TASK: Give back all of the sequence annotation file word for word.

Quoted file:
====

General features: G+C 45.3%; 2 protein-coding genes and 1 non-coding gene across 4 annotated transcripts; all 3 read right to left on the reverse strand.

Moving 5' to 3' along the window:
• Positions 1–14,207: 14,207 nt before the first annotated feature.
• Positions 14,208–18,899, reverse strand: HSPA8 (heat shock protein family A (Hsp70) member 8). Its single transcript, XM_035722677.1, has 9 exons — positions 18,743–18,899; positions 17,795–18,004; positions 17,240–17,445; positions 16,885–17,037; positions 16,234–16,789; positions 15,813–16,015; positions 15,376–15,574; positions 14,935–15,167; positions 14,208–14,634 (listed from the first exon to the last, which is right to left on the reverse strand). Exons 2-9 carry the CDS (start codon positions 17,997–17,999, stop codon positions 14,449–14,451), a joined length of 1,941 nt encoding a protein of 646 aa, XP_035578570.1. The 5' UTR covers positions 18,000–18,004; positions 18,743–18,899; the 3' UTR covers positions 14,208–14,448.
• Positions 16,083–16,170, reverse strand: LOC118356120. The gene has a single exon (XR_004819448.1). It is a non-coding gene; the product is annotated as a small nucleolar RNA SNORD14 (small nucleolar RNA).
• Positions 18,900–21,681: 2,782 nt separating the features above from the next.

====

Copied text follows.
General features: G+C 45.3%; 2 protein-coding genes and 1 non-coding gene across 4 annotated transcripts; all 3 read right to left on the reverse strand.

Moving 5' to 3' along the window:
• Positions 1–14,207: 14,207 nt before the first annotated feature.
• Positions 14,208–18,899, reverse strand: HSPA8 (heat shock protein family A (Hsp70) member 8). Its single transcript, XM_035722677.1, has 9 exons — positions 18,743–18,899; positions 17,795–18,004; positions 17,240–17,445; positions 16,885–17,037; positions 16,234–16,789; positions 15,813–16,015; positions 15,376–15,574; positions 14,935–15,167; positions 14,208–14,634 (listed from the first exon to the last, which is right to left on the reverse strand). Exons 2-9 carry the CDS (start codon positions 17,997–17,999, stop codon positions 14,449–14,451), a joined length of 1,941 nt encoding a protein of 646 aa, XP_035578570.1. The 5' UTR covers positions 18,000–18,004; positions 18,743–18,899; the 3' UTR covers positions 14,208–14,448.
• Positions 16,083–16,170, reverse strand: LOC118356120. The gene has a single exon (XR_004819448.1). It is a non-coding gene; the product is annotated as a small nucleolar RNA SNORD14 (small nucleolar RNA).
• Positions 18,900–21,681: 2,782 nt separating the features above from the next.